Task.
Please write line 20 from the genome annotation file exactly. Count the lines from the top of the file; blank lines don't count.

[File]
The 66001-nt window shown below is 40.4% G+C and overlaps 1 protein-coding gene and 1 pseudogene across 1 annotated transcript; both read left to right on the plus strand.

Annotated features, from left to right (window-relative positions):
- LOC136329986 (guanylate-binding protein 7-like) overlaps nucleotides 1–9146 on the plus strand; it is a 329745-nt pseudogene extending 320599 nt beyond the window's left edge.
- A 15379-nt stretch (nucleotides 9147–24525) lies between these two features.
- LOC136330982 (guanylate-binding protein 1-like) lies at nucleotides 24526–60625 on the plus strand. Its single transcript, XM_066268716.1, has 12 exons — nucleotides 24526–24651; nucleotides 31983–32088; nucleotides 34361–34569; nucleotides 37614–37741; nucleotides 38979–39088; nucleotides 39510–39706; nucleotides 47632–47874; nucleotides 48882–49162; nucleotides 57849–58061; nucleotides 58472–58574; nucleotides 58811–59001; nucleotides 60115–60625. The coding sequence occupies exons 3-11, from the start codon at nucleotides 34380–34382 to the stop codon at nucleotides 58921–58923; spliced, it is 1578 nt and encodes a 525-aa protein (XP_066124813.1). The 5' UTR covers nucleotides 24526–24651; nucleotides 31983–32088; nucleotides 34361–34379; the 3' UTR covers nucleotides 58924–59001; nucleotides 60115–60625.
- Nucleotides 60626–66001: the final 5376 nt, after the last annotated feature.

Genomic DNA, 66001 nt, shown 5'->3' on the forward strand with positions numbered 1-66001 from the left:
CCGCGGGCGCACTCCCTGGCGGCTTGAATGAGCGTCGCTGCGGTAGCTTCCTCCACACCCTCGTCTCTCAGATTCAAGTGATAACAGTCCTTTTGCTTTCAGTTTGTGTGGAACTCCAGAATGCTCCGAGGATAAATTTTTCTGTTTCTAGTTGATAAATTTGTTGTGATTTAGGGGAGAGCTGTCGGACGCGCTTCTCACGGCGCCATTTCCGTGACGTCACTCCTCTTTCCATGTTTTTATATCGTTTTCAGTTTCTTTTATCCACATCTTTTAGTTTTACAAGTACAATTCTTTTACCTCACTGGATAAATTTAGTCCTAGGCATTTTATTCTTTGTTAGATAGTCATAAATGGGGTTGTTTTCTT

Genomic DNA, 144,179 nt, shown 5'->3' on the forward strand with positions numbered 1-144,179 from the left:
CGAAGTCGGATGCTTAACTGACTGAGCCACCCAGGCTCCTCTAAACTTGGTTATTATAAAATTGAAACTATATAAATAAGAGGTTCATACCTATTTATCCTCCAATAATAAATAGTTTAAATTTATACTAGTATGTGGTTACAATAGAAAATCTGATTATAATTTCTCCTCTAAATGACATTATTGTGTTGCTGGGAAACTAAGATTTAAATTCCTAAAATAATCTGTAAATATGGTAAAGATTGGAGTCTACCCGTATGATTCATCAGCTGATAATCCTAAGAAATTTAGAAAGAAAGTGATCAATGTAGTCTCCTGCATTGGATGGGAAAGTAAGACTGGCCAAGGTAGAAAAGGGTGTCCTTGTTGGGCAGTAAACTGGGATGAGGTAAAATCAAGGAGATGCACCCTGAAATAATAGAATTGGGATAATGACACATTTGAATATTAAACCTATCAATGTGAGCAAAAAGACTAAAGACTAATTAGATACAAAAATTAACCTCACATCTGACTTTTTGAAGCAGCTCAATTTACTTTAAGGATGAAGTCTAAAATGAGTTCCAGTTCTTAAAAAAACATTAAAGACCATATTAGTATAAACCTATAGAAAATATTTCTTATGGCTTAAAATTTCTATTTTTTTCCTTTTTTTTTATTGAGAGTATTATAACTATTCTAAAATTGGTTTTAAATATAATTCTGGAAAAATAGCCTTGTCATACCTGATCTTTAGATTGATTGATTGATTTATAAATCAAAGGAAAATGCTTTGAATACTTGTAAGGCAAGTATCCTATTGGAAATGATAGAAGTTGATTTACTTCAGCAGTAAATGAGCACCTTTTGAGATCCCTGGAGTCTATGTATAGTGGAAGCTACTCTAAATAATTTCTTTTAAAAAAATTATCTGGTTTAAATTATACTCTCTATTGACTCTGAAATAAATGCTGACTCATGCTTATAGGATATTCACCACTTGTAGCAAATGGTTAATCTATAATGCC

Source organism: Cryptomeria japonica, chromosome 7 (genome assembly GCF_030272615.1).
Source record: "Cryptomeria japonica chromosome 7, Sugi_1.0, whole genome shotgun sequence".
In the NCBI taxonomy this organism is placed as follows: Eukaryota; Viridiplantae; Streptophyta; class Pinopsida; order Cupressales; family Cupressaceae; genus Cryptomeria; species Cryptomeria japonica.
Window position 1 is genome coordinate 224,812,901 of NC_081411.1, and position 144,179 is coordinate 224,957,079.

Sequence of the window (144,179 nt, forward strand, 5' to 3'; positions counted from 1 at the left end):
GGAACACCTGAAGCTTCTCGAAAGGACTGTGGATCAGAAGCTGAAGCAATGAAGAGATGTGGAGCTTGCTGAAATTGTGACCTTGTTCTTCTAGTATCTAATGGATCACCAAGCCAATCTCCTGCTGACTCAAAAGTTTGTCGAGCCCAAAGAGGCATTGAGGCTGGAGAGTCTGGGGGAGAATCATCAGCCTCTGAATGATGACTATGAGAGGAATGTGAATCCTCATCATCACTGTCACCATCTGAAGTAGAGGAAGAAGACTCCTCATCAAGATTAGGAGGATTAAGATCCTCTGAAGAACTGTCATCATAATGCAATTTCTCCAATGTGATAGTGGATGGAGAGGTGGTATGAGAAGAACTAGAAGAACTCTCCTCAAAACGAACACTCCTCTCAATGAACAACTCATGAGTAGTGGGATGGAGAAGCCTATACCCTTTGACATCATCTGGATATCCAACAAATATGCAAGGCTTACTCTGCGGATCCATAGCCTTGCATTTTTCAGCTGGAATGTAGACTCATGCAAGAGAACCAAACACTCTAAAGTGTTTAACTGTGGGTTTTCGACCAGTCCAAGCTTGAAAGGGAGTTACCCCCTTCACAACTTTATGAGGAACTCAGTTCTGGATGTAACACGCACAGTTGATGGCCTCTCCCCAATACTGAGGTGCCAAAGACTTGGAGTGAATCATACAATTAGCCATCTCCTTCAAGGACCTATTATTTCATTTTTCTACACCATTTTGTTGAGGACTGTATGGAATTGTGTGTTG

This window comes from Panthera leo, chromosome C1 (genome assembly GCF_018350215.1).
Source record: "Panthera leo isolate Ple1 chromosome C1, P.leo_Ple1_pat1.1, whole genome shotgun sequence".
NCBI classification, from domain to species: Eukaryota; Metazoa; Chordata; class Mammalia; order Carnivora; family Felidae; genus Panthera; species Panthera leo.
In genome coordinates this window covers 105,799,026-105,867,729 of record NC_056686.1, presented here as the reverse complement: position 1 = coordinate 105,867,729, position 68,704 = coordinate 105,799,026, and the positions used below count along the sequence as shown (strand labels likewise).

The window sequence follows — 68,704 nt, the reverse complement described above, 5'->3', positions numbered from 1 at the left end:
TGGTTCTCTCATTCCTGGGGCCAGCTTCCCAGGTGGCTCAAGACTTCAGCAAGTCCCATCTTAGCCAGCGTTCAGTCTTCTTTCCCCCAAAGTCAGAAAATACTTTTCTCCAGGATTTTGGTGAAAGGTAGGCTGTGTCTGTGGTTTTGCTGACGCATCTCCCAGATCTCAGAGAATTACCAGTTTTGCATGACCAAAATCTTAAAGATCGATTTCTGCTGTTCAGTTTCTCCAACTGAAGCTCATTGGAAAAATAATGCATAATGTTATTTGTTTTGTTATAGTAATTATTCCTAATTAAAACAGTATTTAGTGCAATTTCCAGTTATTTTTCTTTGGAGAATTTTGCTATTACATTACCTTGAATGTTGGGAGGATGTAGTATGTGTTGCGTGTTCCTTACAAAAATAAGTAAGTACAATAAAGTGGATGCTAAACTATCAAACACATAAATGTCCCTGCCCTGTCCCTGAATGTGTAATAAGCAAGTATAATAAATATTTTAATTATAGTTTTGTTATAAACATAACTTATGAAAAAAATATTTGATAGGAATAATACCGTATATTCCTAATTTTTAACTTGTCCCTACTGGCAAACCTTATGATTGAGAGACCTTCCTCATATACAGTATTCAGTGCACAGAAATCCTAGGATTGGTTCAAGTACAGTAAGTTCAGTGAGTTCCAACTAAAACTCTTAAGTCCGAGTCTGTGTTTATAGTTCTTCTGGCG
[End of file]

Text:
In genome coordinates this window covers 105,799,026-105,867,729 of record NC_056686.1, presented here as the reverse complement: position 1 = coordinate 105,867,729, position 68,704 = coordinate 105,799,026, and the positions used below count along the sequence as shown (strand labels likewise).